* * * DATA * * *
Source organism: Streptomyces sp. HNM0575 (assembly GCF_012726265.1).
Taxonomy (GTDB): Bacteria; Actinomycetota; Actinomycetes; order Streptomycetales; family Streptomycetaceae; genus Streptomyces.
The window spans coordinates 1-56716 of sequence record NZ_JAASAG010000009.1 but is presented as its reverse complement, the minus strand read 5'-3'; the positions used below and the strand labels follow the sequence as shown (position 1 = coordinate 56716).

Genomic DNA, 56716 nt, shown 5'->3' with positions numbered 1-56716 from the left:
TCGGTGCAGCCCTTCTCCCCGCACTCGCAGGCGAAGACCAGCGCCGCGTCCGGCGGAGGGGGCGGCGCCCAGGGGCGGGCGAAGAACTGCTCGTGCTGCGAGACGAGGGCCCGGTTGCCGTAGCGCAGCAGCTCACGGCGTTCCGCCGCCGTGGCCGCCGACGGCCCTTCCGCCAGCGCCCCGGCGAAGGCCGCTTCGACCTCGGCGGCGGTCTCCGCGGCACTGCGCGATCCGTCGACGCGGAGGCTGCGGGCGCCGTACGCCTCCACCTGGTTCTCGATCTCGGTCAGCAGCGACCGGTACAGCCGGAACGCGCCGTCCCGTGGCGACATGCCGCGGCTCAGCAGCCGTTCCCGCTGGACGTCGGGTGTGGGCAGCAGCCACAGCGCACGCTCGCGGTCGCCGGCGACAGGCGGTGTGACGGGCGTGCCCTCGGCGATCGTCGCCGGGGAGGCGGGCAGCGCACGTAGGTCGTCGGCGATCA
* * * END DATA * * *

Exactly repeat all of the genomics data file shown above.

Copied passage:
Source organism: Streptomyces sp. HNM0575 (assembly GCF_012726265.1).
Taxonomy (GTDB): Bacteria; Actinomycetota; Actinomycetes; order Streptomycetales; family Streptomycetaceae; genus Streptomyces.
The window spans coordinates 1-56716 of sequence record NZ_JAASAG010000009.1 but is presented as its reverse complement, the minus strand read 5'-3'; the positions used below and the strand labels follow the sequence as shown (position 1 = coordinate 56716).

Genomic DNA, 56716 nt, shown 5'->3' with positions numbered 1-56716 from the left:
TCGGTGCAGCCCTTCTCCCCGCACTCGCAGGCGAAGACCAGCGCCGCGTCCGGCGGAGGGGGCGGCGCCCAGGGGCGGGCGAAGAACTGCTCGTGCTGCGAGACGAGGGCCCGGTTGCCGTAGCGCAGCAGCTCACGGCGTTCCGCCGCCGTGGCCGCCGACGGCCCTTCCGCCAGCGCCCCGGCGAAGGCCGCTTCGACCTCGGCGGCGGTCTCCGCGGCACTGCGCGATCCGTCGACGCGGAGGCTGCGGGCGCCGTACGCCTCCACCTGGTTCTCGATCTCGGTCAGCAGCGACCGGTACAGCCGGAACGCGCCGTCCCGTGGCGACATGCCGCGGCTCAGCAGCCGTTCCCGCTGGACGTCGGGTGTGGGCAGCAGCCACAGCGCACGCTCGCGGTCGCCGGCGACAGGCGGTGTGACGGGCGTGCCCTCGGCGATCGTCGCCGGGGAGGCGGGCAGCGCACGTAGGTCGTCGGCGATCA